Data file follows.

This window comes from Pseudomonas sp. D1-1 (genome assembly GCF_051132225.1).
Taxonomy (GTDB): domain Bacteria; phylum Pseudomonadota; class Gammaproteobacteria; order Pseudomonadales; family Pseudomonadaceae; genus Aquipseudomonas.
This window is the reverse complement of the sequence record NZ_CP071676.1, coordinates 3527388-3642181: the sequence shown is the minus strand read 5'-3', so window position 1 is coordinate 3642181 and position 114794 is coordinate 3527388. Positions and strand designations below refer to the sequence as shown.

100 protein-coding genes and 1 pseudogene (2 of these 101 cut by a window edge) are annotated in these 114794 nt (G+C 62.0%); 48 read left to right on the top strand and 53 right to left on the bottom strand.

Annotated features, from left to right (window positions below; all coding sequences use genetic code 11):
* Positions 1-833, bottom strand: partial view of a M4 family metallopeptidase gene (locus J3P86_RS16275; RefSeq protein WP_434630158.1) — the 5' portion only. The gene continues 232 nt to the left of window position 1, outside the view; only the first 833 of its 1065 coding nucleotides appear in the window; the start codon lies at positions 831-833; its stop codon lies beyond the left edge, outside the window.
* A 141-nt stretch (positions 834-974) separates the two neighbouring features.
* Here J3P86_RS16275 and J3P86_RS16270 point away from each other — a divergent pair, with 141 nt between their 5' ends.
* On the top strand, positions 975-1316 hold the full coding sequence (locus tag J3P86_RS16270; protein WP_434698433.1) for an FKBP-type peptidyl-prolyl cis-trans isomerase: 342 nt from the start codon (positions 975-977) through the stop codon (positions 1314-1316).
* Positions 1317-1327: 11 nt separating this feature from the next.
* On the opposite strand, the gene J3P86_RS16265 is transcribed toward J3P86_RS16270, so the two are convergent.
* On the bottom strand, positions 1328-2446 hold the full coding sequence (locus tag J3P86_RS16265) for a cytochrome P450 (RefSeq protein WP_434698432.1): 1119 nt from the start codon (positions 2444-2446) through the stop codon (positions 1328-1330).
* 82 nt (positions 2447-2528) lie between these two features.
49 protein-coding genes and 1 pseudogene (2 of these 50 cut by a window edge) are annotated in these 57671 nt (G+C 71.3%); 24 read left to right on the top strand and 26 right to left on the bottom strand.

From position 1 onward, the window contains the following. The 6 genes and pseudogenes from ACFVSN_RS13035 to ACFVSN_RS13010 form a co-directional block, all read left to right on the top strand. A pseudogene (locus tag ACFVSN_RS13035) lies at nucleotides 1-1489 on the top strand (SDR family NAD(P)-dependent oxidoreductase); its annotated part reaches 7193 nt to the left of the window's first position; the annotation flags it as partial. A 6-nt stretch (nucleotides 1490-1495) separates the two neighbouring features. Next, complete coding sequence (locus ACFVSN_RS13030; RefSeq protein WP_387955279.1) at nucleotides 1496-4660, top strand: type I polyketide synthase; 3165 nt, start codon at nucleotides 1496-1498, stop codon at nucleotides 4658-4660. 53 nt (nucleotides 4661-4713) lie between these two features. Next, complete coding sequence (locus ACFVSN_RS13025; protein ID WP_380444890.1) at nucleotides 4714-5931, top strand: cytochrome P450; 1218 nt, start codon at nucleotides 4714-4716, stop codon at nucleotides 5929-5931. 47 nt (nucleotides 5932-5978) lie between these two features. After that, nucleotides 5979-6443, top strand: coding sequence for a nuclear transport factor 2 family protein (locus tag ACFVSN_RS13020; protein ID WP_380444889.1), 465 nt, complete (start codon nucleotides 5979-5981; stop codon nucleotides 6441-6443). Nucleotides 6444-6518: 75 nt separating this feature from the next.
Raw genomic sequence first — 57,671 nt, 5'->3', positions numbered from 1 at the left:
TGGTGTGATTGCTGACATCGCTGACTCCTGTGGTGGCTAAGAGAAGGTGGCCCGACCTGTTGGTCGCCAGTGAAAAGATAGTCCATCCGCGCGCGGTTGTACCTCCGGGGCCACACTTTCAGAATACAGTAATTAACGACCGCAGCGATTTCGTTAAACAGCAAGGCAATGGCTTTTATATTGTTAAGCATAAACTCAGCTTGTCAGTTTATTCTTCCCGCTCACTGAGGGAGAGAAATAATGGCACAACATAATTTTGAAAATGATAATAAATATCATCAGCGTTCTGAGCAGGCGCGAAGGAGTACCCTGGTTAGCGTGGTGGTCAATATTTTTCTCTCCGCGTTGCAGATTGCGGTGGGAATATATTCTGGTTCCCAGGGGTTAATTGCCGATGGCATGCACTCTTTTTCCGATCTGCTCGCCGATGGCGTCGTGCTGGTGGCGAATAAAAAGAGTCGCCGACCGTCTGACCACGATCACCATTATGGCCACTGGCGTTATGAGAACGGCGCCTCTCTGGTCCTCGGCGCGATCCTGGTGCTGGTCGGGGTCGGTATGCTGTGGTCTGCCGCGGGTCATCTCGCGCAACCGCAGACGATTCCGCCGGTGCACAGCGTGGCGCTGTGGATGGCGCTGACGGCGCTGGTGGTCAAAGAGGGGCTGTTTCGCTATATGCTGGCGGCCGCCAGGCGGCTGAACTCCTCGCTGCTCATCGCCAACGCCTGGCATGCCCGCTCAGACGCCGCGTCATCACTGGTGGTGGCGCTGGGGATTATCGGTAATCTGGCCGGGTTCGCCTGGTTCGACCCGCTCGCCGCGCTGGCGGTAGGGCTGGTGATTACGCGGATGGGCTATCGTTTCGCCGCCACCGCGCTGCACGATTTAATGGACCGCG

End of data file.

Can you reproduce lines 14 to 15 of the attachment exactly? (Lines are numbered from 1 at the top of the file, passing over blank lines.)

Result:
49 protein-coding genes and 1 pseudogene (2 of these 50 cut by a window edge) are annotated in these 57671 nt (G+C 71.3%); 24 read left to right on the top strand and 26 right to left on the bottom strand.

From position 1 onward, the window contains the following. The 6 genes and pseudogenes from ACFVSN_RS13035 to ACFVSN_RS13010 form a co-directional block, all read left to right on the top strand. A pseudogene (locus tag ACFVSN_RS13035) lies at nucleotides 1-1489 on the top strand (SDR family NAD(P)-dependent oxidoreductase); its annotated part reaches 7193 nt to the left of the window's first position; the annotation flags it as partial. A 6-nt stretch (nucleotides 1490-1495) separates the two neighbouring features. Next, complete coding sequence (locus ACFVSN_RS13030; RefSeq protein WP_387955279.1) at nucleotides 1496-4660, top strand: type I polyketide synthase; 3165 nt, start codon at nucleotides 1496-1498, stop codon at nucleotides 4658-4660. 53 nt (nucleotides 4661-4713) lie between these two features. Next, complete coding sequence (locus ACFVSN_RS13025; protein ID WP_380444890.1) at nucleotides 4714-5931, top strand: cytochrome P450; 1218 nt, start codon at nucleotides 4714-4716, stop codon at nucleotides 5929-5931. 47 nt (nucleotides 5932-5978) lie between these two features. After that, nucleotides 5979-6443, top strand: coding sequence for a nuclear transport factor 2 family protein (locus tag ACFVSN_RS13020; protein ID WP_380444889.1), 465 nt, complete (start codon nucleotides 5979-5981; stop codon nucleotides 6441-6443). Nucleotides 6444-6518: 75 nt separating this feature from the next.